"SA is destined to become one of the greatest hay fever resorts on the continent," said the husband of a lady who is a great sufferer from hay fever. "Even in the hay fever resorts in the mountains my wife has never been completely free from the malady, but in St. Andrews she has not had the slightest recurrence of the disease."
"How do I account for St. Andrews being free from hay fever? Well," said Dr. S. T. Gove, "I am inclined to attribute it to the fact that the sub-soil of St. Andrews is of a sandy character, that no surface water lingers upon it, and that therefore the air is free from those decaying substances which are present in the localities where the soil is clayed, and the impurities from above cannot readily percolate through it. Then of course the pure sea breezes which we get here are a great help. Some people are of the belief that the presence of the fir tree is responsible for this immunity from this annoying malady, but I am of the opinion that it is due to the soil."
“Octave Thanet” demonstrated to the Algonquin guests and a large number of townspeople on Monday night that her accomplishments do not end with her pen, and that there are other ways of handling “characters” than through the medium of ink and paper. On the evening referred to she made her debut as an exhibitor of “was figgers,” and it is needless to add, with complete success. The “characters’ which her magic wand produced were most laughable, among them being the summer boarder, the hay fever sufferer, John L. Sullivan, the laughing girl, the tennis player, Apollo, the dancer, the singing girl, the baseball player, etc. Mr. Denby, Misses Van Horne, Miss Speer, Miss Lewis, Miss Orr, Mr. Carter and Masters tiffany and Cox took part in the exhibition.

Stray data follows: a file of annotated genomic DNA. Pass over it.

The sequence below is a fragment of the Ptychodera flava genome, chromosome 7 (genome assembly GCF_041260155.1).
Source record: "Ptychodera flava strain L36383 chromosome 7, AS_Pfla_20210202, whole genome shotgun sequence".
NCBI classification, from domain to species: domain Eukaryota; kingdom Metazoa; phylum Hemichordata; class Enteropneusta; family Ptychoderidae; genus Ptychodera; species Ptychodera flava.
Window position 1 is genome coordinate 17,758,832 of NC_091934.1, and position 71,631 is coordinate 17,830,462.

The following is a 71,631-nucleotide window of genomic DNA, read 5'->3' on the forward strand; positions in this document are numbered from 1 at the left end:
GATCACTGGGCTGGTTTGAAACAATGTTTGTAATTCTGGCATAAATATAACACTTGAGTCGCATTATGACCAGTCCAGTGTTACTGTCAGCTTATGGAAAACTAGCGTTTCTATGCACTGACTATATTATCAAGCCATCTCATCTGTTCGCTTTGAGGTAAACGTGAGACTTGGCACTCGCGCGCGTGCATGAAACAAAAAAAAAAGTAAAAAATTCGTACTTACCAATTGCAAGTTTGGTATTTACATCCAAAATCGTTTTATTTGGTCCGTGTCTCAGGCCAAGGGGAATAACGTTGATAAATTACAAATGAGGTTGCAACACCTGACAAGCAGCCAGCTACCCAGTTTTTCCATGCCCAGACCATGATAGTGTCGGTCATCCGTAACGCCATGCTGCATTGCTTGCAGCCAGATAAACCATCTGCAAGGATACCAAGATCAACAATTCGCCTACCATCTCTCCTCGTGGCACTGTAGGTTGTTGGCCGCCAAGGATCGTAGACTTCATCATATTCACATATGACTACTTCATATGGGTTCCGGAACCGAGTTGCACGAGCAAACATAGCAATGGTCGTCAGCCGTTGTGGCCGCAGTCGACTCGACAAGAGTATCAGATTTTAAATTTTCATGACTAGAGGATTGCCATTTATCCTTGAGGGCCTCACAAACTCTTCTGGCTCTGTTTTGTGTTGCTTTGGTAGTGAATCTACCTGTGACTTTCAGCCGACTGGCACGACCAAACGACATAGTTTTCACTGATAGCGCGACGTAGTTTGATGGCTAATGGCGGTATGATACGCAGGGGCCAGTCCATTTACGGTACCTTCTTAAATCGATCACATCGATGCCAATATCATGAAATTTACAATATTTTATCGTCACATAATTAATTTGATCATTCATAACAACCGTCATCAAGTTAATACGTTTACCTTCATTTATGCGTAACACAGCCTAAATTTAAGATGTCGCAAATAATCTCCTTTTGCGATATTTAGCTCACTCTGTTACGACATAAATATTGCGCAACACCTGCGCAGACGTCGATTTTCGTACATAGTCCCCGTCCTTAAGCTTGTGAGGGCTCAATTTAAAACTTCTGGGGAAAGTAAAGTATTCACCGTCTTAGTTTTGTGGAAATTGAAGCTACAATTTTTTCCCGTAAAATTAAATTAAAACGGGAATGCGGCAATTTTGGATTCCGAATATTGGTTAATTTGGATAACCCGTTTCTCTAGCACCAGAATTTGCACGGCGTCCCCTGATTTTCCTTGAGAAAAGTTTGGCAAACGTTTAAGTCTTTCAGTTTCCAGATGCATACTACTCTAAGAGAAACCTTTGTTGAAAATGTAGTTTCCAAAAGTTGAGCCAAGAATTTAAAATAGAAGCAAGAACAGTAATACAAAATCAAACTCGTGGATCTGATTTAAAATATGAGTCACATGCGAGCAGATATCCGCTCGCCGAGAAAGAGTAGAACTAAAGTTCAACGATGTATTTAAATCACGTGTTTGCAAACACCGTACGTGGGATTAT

Town commended for successful season, esp. Carter and Algonquin. "One thing has been pretty clearly demonstrated this season, and that is, that as a hay fever resort St. Andrews has no equal. We have had some very obstinate cases here this season, and absolute freedom from even the slightest return of the disease has been the result."
Judge Emory Speer of Georgia [vice-president of US hay fever association—castles of the north p. 72] affirms his faith in St. Andrews as a hay fever free resort, and adds that it was recommended as such to him by Sir Leonard Tilley, who said no case of it had ever been known here.